HIV, aging and NeuroAIDS

The now chronic nature of HIV has led to a major advancement in AIDS care. While HIV infected individuals are living longer, damaging effects of HIV persist in the brain and may interact with other neurodegenerative disorders. Dr. Buch, along with dR. Howard Fox, leads the Chronic HIV infection and Aging in NeuroAIDS Center (CHAIN). The Center is supported by NIH, NIMH P30 MH062261. The goal of the CHAIN Center is to provide the necessary leadership and backbone of support to continue the outstanding research on HIV/AIDS, aging and the central nervous system ongoing at the University of Nebraska Medical Center and throughout the nation. Experts in a number of fields direct the Cell-Tissue-Animal, Imaging, Omics, and Therapeutics cores, along with the Administrative and Developmental cores. Visit the CHAIN Center web site for more information.


  • Confocal Microscopy
  • Chromatin Immunoprecipitation (ChiP) Assays
  • Transmigration Assays
  • In situ hybridization


Emeritus Professor, University of Kansas

Professor, Department of Neurological Sciences
Senior Associate Dean of Research and Development, College of Medicine
Director, Center for Integrative and Translational Neuroscience

Howard Fox

Margaret R. Larson Professor of Internal Medicine and Infectious Diseases
Chair, Department of Pharmacology and Experimental Neuroscience


Laboratory of Howard E. Gendelman, MD

Howard E. Gendelman, MD


PDGF-CC Mediated Reversal of Synaptodendritic Injury in HAND

PI: S. Buch

Source: NIH/NIMH 5R01MH106425

The overarching goal of this application is to explore the role of platelet-derived growth factor (PDGF)-CC in reversing synaptodendritic injury & the associated cognitive decline, both of which comprise the hallmark features of HIV-associated neurocognitive disorders (HAND). Combinatorial in vitro, in vivo and ex vivo approaches are proposed to test the efficacy of PDGF-CC as a therapeutic agent.

Uncovering HIV/opioid effects in the brain at the single cell level: transcription, chromatin accessibility, and reservoir analysis in the SIV/cART/morphine/rhesus monkey model

MPI: H. Fox and S. Buch

Source: NIH/NIDA/5U01DA053624

In this proposal, we will study the interplay of HIV pathogenesis and opioid abuse in the gold-standard SIV/nonhuman primate system, using single-cell RNA sequencing (scRNA-seq) to assess individual cellular transcriptomes.

Pharmacokinetic, pharmacodynamic, and toxicological interactions among Opioids and Cabotegravir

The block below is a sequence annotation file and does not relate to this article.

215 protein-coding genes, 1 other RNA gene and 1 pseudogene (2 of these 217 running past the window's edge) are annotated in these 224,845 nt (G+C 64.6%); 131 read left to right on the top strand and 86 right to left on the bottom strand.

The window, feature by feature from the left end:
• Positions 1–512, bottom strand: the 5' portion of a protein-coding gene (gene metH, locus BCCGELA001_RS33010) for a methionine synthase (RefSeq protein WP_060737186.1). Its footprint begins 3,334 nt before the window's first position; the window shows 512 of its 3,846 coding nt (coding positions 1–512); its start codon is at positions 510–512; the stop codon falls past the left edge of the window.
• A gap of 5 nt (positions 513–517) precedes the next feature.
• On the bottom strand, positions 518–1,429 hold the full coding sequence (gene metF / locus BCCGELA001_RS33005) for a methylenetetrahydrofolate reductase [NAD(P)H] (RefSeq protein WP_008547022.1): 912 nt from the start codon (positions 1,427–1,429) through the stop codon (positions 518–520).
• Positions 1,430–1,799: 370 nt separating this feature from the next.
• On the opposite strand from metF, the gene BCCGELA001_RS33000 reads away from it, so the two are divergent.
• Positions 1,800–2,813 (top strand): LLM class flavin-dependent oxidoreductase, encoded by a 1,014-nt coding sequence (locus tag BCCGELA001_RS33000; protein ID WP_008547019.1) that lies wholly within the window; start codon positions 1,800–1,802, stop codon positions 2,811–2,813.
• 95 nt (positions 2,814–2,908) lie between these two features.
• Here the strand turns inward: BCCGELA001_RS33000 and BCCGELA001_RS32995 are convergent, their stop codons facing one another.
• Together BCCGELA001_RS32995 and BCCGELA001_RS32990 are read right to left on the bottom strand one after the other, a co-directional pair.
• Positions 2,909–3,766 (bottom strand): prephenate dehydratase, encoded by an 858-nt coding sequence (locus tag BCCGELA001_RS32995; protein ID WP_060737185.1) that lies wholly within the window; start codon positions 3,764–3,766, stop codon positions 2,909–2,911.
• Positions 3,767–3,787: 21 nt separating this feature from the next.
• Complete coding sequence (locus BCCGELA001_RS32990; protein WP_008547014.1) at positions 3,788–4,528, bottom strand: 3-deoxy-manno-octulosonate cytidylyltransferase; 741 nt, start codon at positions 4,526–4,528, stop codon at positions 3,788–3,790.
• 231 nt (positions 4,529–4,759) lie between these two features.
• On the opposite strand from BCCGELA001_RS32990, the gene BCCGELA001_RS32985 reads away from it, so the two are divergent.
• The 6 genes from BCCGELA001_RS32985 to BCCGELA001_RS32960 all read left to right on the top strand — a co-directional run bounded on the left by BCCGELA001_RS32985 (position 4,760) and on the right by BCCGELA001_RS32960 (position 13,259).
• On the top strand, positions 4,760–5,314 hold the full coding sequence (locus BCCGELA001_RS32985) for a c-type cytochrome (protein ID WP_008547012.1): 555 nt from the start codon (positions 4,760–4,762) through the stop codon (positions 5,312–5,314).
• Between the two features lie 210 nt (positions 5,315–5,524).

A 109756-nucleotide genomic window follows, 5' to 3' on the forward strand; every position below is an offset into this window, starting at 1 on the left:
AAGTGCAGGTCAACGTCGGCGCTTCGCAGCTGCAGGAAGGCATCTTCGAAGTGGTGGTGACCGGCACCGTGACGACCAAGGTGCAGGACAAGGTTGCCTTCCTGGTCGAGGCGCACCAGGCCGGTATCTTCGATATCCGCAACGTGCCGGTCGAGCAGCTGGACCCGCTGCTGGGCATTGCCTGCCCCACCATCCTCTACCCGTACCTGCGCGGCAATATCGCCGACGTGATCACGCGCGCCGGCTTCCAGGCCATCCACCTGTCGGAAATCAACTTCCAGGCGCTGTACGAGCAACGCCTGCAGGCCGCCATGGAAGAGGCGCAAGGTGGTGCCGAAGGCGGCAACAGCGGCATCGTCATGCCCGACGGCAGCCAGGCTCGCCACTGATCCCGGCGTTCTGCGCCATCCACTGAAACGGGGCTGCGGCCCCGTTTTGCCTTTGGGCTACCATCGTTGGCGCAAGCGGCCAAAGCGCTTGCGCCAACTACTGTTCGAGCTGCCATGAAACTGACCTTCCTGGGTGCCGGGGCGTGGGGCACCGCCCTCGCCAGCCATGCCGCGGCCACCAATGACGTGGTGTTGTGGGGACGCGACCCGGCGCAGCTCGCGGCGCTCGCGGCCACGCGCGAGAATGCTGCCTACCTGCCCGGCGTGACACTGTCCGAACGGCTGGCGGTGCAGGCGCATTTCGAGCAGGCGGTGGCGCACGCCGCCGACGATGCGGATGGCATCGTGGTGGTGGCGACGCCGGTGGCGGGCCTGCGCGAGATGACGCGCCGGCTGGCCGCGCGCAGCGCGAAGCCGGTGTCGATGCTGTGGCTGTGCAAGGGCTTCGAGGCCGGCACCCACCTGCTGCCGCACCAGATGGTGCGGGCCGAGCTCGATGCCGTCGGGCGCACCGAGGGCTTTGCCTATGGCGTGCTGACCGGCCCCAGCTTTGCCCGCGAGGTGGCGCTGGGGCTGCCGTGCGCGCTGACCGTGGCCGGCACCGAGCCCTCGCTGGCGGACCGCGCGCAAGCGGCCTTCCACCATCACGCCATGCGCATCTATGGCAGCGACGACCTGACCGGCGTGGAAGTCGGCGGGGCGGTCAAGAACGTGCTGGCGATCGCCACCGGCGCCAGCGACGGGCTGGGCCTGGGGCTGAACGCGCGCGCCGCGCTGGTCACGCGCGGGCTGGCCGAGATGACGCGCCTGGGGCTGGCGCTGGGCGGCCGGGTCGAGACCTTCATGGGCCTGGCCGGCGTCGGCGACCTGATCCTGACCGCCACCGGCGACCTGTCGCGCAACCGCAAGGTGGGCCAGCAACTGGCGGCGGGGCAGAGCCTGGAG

MPI: N. El-Hage, S. Buch, and CV. Fletcher

Source: NIH/NIDA/R01DA057145

The purpose of this grant application is to evaluate the drug-drug interactions among opioid abuse (morphine), medications to treat opioid use disorders (naltrexone), and medications for HIV prevention (Cabotegravir). Pharmacokinetic, pharmacodynamic, and toxicological interactions among the three classes of pharmaceuticals will be studied using mouse models and non-human primate systems.

Single cell determinants of brain in the context of viral persistence in SIV/cART/cocaine non-human primates

MPI: T. Rana and S. Buch

Source: NIH/NIDA/1U01DA058402

In this proposal, we will establish a well characterized non-human primate model to investigate effects of SIV, cocaine, and cART on brain, and will determine the gene expression and epigenetic programs involved in SIV, cART, and cocaine-mediated neuropathogenesis.
Chronic HIV Infection and Aging in NeuroAIDS (CHAIN) Center

MPI: S. Buch and H. Fox

Source: NIH/NIMH 3P01MH062261

This is a Center grant to provide Administrative and Core Support for scientists investigating NeuroAIDS.

The combinatorial effects of Opiates and the emerging promoter-variant strains of HIV-1 subtype C on HIV neuropathogensis and latency

PI: S. Buch

Source: NIH 1 R01 DA041751-01

In this proposal we plan investigate the involvement of the combinatorial effects of Opiates and the emerging promoter-variant strains of HIV-1 subtype C on HIV neuropathogensis and latency and testing this hypothesis in a primate model.

HIV Tat & cocaine-mediated alterations in microglial migration & activation involve epigenetic regulation or miRNAs

PI: S. Buch

Source: NIH 1 R01 DA043138-01